I am writing an essay--which has nothing to do with 'pink' states, nothing to do with politics. But I am writing an essay, and I am happy. I still feel this tug to write poems and continue to do so, but, lately, exploring the permutations and by-ways of other uses of language has been calling out to me. In my day job, I clean up sentences for other people, tidy, straighten, do a chiropractic adjustment of grammar and punctuation. I standardize, putting all the sentences in similar tonal outfits. I make thoughts appear professional and serious.
This can be entertaining, but it can also be dull. Exploring the way rhetorically neutral sentences are put together (yes! we are non-partisan) leads inevitably to a fascination with finding the pressure points of sentences: their soft spots, their fault lines. And to a fascination with making boring sentences interesting. If possible, and it is not always possible.
Is poetry a matter of the sentence or the line? It depends, perhaps, on how you define 'sentence.' Is a sentence a grammatically complete thought? A unit of speech with syntactical integrity? Is a verbal construction that bends and twists Strunk & White or takes liberty with syntax a sentence? If the action of a sentence is to enlarge a thought, yet draw it to a close, can a sentence resist closure the way a line can? What does a line do? It breaks, it suspends. Quite possibly it signals the possibility of rhyme. Must it, by design, flout the expectations of a sentence? Or must it conform?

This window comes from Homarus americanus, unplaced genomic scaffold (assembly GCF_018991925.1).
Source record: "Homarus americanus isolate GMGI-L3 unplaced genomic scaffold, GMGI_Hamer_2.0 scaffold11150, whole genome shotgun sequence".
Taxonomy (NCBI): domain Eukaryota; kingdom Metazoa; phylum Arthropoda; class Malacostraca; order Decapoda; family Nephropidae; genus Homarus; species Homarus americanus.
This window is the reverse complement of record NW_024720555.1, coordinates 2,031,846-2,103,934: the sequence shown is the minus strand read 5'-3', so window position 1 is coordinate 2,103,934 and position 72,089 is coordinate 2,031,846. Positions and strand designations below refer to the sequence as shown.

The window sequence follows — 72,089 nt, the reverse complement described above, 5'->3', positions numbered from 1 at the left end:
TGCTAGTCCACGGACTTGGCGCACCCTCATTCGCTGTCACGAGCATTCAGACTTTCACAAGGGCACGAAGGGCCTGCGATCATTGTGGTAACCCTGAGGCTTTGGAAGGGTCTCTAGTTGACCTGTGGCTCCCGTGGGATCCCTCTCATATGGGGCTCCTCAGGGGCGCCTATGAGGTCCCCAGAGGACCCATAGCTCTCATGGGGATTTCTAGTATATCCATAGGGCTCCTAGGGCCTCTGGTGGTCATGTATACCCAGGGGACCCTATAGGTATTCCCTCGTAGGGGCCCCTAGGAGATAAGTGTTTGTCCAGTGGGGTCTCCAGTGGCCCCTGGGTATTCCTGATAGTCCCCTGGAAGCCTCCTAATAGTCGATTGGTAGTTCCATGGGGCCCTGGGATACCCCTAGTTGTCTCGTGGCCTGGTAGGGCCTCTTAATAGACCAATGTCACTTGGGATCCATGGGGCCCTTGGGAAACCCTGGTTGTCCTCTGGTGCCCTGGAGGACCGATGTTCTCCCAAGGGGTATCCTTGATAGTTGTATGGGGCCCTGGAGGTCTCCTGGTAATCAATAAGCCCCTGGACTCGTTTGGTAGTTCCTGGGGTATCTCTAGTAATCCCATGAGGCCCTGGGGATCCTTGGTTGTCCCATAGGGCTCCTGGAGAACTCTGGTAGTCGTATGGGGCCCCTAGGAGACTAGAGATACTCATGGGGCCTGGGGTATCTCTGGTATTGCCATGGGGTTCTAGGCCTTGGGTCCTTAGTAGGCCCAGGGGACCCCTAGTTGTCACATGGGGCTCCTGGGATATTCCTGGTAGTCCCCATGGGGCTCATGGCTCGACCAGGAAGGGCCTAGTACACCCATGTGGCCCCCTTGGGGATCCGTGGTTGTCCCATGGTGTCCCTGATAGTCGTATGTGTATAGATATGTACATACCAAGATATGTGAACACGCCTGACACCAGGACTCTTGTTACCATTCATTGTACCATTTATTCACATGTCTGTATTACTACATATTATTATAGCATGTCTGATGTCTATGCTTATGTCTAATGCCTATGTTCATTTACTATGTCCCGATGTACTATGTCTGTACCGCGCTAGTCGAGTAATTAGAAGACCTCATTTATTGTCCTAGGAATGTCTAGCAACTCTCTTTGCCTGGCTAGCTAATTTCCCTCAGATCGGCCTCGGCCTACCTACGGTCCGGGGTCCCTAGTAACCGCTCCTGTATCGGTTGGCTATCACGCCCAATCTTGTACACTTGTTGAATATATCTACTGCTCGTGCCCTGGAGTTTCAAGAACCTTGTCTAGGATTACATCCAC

I am writing an essay, and I am happy. I am trying to figure out what else a sentence can do, or what happens if the line is taken out of play. Is poetry as an act of utterance limitless? Or are there limits to what a poem can express? If a poem relies on a reader's expectation of what a poem should or could be, then, it seems, there are limits. But if an essay (with its unit the sentence, rather than the line) can lull a reader into a false sense of complacency or acceptance, then perhaps it can be a more open structure than a poem.
Digressive narrative. That is what I am thinking as I am writing my essay. And that's something that I learned from a poet.
I am writing my essay, and I am happy because it has nothing to do with politics, which will, of necessity, have a finale and an end, one of two options. False dichotomy, my lit grad school advisory might have said--but he said that about so much. False dichotomy.